UK Edition. Click here for US version.
PARLODEL 2.5MG TABLETS
Active substance(s): BROMOCRIPTINE / BROMOCRIPTINE MESILATE / BROMOCRIPTINE MESYLATE
Read all of this leaflet carefully before you start
taking this medicine.
• Keep this leaflet. You may need to read it again.
• If you have any further questions, ask your doctor or
• This medicine has been prescribed for you. Do not
pass it on to others. It may harm them, even if their
symptoms are the same as yours.
• In this leaflet, Parlodel 1 mg & 2.5 mg Tablets and
Parlodel 5 mg & 10 mg Capsules will be called
In this leaflet:
1. What Parlodel is for
2. Before you take Parlodel
3. How to take Parlodel
4. Possible side effects
5. How to store Parlodel
6. Further information
1. What Parlodel is for
Parlodel belongs to a group of medicines called
dopamine agonists and prolactin inhibitors.
It works by increasing the release of dopamine in the
brain, which treats diseases where you need more of this
substance. It also works by decreasing the release of
prolactin and growth hormone in the body, which treats
diseases where you need less of these substances.
Parlodel may be used for:
• For the 1 mg and 2.5 mg strengths. Stopping breast
milk production for medical reasons only, and when
you and your doctor have decided that it is necessary.
Parlodel should not routinely be used to stop breast
milk production. It should also not be used to relieve
symptoms of painful breast engorgement after
giving birth if these can be adequately treated with
non-medical means (such as firm breast support,
ice application) and/or a painkiller.
• Treating fertility and period problems usually caused by
not having the right amount of prolactin. This includes
polycystic ovary syndrome (reduces prolactin levels)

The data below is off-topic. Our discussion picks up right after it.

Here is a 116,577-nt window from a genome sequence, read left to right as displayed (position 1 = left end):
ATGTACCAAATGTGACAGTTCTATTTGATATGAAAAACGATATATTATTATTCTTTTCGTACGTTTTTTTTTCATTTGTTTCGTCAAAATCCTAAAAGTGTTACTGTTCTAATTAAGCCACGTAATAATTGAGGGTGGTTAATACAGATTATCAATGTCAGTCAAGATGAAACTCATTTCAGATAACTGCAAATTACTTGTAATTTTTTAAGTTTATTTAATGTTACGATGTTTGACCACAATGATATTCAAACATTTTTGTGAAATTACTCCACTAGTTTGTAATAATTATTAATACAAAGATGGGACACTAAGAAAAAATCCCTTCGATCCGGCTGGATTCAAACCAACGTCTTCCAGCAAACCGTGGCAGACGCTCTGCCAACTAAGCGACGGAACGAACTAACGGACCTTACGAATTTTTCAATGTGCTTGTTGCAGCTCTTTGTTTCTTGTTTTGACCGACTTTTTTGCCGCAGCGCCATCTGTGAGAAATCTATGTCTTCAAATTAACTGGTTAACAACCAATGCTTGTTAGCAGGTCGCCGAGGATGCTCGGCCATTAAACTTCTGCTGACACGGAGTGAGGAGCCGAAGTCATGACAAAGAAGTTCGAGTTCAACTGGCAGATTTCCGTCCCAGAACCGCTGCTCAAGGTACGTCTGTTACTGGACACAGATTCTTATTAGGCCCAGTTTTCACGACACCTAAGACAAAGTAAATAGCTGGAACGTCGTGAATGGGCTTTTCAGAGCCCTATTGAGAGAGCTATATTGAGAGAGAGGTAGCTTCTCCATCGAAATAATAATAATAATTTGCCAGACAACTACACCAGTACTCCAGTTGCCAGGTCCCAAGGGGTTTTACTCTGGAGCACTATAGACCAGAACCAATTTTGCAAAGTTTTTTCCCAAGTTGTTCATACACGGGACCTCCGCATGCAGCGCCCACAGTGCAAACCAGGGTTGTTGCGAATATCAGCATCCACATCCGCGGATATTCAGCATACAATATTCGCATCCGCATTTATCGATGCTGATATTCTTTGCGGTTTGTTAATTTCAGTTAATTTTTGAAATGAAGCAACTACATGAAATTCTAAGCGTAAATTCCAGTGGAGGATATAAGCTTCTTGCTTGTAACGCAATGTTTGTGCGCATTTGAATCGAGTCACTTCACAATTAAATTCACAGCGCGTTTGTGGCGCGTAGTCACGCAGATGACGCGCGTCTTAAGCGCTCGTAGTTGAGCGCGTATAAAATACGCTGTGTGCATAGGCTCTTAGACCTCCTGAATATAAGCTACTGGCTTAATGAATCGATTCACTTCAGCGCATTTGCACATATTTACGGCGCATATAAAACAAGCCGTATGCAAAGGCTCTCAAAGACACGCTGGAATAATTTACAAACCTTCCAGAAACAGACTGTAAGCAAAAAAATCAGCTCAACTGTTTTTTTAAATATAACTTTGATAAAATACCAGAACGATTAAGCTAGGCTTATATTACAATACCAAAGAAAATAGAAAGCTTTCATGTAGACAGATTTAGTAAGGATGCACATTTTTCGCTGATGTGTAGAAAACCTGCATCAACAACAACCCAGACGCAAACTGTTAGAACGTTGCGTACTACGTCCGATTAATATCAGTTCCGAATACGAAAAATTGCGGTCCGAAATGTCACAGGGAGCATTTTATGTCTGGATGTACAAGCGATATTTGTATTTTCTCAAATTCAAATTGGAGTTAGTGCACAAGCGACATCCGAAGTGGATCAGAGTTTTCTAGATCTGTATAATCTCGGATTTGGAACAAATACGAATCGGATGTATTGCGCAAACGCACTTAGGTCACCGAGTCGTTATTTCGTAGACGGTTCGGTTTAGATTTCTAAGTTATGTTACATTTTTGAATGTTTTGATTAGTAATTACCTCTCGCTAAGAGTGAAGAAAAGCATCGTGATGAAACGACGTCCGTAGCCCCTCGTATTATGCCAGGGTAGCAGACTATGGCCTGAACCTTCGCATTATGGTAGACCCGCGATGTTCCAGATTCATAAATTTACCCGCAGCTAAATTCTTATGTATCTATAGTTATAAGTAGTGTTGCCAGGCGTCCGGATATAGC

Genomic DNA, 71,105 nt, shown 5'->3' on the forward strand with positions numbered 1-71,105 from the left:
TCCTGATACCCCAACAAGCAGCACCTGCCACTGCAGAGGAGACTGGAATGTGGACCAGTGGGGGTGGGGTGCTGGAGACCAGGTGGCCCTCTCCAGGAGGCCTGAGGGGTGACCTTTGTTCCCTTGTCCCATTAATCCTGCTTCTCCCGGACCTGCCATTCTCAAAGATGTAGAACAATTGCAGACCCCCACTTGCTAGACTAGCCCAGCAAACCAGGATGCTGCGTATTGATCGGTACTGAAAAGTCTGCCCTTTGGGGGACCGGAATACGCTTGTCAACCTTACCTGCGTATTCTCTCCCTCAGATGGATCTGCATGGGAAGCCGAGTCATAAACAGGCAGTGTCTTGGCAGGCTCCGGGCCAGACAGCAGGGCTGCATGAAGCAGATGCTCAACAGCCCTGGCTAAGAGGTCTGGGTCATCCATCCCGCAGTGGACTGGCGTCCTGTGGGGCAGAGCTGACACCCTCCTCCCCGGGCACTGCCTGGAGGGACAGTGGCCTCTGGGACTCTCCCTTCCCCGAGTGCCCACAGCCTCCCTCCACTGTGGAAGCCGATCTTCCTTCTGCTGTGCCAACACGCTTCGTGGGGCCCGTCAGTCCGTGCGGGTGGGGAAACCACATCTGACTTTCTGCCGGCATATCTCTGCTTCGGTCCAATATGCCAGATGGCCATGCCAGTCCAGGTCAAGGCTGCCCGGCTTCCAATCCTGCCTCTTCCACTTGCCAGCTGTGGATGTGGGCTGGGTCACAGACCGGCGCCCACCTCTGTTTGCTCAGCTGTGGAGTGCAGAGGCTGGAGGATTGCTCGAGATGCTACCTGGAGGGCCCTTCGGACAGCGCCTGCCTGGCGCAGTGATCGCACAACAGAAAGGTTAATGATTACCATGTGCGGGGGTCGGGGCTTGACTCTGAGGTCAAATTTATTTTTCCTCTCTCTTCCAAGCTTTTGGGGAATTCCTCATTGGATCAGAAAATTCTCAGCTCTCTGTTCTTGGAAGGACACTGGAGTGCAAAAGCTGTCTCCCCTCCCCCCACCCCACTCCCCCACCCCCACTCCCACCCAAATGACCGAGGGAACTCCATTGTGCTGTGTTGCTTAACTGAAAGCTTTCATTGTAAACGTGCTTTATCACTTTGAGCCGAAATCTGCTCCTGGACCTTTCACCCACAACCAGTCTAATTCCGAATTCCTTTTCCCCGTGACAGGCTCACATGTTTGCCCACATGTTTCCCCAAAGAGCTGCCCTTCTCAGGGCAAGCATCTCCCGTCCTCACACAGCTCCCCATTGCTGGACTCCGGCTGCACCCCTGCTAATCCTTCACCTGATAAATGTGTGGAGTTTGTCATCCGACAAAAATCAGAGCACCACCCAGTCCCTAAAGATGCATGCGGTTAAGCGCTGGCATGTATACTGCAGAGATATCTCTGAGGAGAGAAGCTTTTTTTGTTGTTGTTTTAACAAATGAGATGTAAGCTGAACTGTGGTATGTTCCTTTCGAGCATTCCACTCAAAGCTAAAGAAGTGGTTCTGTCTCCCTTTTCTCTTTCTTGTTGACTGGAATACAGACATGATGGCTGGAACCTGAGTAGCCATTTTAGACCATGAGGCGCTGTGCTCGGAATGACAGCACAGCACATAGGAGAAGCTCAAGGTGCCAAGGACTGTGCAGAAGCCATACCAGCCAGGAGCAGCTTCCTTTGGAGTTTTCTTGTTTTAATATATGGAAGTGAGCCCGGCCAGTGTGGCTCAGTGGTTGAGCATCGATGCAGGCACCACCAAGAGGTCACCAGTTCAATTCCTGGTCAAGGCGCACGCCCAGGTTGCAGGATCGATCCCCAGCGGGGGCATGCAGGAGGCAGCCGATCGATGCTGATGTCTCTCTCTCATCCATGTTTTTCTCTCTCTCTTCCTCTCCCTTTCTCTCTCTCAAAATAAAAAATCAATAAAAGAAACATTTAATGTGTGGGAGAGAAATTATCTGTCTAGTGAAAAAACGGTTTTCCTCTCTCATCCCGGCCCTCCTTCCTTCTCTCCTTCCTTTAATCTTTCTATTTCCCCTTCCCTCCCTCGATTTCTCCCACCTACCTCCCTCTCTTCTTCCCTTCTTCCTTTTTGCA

• Treating non-cancerous tumours in the brain called
prolactinomas (reduces prolactin levels)
• Treating diseases where too much growth hormone
is made, which causes people to be very tall or to
have large hands and feet. This is called acromegaly
(reduces growth hormone levels)
• Treating Parkinson’s Disease (increases dopamine
2. Before You Take Parlodel
Do not take Parlodel if:
• You are allergic to bromocriptine mesilate or other
ergot alkaloids such as ergotamine
• You are allergic to any of the other ingredients in
Parlodel (see Section 6)
• You have high blood pressure
• You have ever had blood pressure problems during
pregnancy or after giving birth, such as eclampsia,
pre-eclampsia, pregnancy-induced high blood
pressure, high blood pressure after giving birth
• You have, or have ever had, heart disease, or other
severe blood vessel disease
• You have, or have ever had, fibrotic reactions (scar
tissue) affecting your heart
• You have, or have ever had, serious mental health
• You are breast-feeding.
If any of the above applies to you, talk to your doctor or
Warnings and precautions
Talk to your doctor before taking Parlodel if
• For the 1 mg and 2.5 mg strengths; you have just
given birth as you may be more at risk of certain
conditions. These are very rare but may include high
blood pressure, heart attack, convulsions, stroke or
mental problems. Therefore your doctor will need to
check your blood pressure regularly during the first